Samsung Epic 4G Touch Review
Lamborghini began shipping the Aventador this year to replace the Murcielago. Ferrari recently made the 458 Italia more track ready with the 458 Italia GTC. In June HTC released the EVO 3D, last month Motorola launched the Droid Bionic and now Samsung is here with the Epic 4G Touch, a Galaxy S II device for Sprint. Just as these Italian supercars compete for supremacy on the track, Android superphones are competing for pocket space. Samsung has upped the ante even from the original Galaxy S II by giving the Epic 4G Touch a 4.52” Super AMOLED Plus display to go along with a 1.2 GHz dual core processor, 8 megapixel camera with 1080p video capture and 16GB of on-board memory with an 1800mAh battery, all wrapped in a package that’s just 9.6mm thin.
The Epic 4G Touch is similar to the Galaxy S II we reviewed back in May. The most notable design change is the increased screen size - it now sits at 4.52”, up from 4.3”- and now has four capacitive buttons at the bottom instead of two and a physical button. It is about 1mm thicker, a difference that goes relatively unnoticed in the hand. With the screen size even bigger than the HTC EVO 3D and Motorola PHOTON 4G you’d think the Epic 4G Touch would be bordering on too large. To the contrary, it actually feels pretty comfortable in our medium-sized hands and it nearly gets lost when we slide it into our front pocket.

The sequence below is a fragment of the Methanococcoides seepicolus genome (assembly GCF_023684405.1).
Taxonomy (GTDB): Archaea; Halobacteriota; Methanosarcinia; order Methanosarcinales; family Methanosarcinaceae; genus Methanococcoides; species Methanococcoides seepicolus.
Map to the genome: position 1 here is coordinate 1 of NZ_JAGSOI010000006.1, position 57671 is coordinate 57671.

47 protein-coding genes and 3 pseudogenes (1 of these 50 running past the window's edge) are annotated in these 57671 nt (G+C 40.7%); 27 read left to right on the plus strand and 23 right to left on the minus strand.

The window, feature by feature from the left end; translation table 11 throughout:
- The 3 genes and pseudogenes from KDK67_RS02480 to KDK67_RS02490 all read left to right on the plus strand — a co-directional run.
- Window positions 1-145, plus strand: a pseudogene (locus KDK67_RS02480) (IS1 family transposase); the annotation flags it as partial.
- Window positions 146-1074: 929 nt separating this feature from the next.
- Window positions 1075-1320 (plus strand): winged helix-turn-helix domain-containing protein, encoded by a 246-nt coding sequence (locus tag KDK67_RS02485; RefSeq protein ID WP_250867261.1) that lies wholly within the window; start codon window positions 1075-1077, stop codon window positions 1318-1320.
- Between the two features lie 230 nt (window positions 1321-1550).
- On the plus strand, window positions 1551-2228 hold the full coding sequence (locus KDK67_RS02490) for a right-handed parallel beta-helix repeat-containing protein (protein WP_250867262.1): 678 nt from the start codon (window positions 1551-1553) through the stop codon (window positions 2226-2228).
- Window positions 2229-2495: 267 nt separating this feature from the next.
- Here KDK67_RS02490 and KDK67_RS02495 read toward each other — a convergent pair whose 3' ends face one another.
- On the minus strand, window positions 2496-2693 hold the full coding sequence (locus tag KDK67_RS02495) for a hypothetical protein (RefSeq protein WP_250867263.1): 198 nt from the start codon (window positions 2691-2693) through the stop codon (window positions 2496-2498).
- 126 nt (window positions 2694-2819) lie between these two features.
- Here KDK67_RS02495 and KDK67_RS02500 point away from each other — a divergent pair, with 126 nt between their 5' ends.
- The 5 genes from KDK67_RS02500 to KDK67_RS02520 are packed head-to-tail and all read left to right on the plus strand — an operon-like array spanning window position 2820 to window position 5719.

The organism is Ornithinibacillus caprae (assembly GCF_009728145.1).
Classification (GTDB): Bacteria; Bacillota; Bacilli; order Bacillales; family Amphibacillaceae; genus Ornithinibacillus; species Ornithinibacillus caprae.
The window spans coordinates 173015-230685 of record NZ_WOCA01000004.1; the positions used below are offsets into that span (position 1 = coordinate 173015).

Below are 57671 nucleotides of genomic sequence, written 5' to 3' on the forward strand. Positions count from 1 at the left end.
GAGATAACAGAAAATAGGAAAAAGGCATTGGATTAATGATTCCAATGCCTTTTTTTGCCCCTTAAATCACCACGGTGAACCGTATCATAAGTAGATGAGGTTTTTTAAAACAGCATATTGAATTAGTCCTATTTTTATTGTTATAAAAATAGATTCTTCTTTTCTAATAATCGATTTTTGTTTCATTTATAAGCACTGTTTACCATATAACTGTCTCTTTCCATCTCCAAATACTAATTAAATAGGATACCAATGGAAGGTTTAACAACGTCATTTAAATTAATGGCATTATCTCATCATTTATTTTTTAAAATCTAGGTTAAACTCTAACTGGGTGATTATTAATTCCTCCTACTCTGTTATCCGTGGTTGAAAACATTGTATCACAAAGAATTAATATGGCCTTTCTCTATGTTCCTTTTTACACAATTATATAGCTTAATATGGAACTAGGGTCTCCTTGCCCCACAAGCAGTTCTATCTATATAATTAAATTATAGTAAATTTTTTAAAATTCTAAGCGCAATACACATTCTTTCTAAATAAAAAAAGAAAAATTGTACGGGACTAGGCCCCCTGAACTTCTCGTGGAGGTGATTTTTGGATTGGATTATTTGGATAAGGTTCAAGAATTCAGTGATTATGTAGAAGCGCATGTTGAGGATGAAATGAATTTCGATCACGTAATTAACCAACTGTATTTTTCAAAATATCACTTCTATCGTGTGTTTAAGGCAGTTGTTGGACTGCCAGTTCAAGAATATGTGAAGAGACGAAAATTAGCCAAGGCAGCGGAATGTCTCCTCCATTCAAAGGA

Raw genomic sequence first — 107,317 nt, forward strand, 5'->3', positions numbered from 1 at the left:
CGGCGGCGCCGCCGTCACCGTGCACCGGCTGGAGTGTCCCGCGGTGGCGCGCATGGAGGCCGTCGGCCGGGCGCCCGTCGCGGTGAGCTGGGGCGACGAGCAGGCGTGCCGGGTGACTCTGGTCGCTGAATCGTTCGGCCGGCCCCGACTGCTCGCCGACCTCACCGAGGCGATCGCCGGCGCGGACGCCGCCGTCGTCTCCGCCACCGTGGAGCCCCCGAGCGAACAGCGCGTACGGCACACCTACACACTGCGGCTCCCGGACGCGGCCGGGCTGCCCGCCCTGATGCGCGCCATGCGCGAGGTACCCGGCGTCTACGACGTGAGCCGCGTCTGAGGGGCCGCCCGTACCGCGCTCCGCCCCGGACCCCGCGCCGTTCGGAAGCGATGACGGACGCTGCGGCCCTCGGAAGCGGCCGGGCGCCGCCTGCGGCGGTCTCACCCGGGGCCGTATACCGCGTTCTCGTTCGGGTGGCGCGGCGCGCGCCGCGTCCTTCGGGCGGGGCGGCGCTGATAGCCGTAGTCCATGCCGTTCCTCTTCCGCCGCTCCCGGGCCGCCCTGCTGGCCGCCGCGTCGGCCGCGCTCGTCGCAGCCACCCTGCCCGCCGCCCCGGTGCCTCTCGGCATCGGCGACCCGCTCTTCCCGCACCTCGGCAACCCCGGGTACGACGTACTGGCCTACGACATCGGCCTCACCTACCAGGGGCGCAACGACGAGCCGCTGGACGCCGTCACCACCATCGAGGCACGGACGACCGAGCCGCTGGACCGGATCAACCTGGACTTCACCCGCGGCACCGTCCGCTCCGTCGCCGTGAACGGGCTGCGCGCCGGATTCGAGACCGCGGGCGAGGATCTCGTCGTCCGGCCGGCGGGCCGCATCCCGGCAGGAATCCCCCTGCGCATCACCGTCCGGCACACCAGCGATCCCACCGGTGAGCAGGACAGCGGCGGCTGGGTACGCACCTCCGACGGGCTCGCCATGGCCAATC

You can compare the Samsung Epic 4G Touch with many other phones using our Size Visualization Tool.
That extra millimeter of thickness means that the antenna hump on the back of the phone is virtually non-existent and the camera housing sits nearly flush to the battery door. The door isn’t soft touch, but is textured to give it a bit more grip. We’ve come to expect a plastic feel to Samsung phones and the Epic 4G Touch is no exception, but there is a better feeling of quality than with the original Epic 4G. Of course the use of plastic over metal housings found on other high end devices means that the Epic 4G Touch comes in at a scant 4.6oz, significantly lighter than its HTC and Motorola counterparts. This combination of thin and light are what allows us to carry the Epic 4G Touch without noticing it.
The 4.52” WVGA Super AMOLED Plus display is as bright and as vivid as it gets. As with previous Super AMOLED panels the color saturation is cranked up to 11, which makes the colors pop against the deep blacks but also makes it unnatural at times. Everybody has their own opinion about the technology, but the large, bright screen is a joy to look at. The viewing angles are extreme and even in bright sunlight we were able to use the phone with no issues. The 480x800 resolution on the 4.52" inch screen results in 206ppi, which is rather on the lower side these days.
The power and volume rocker are the only two physical keys and offer good feedback to let you know they’ve been pressed. Though the volume rocker is one button, there is a noticeable gap between up and down to distinguish between the two functions. Still, it is rather small especially on such a large phone and we would have liked to see a larger button. A physical camera button is as conspicuously missing on the Epic 4G Touch as it is conspicuously present on the EVO 3D. With so much empty space around the side there really is no reason the user should have to rely on on-screen controls. Still, the Epic 4G Touch is a well-designed phone overall and we would love to have it in our pockets.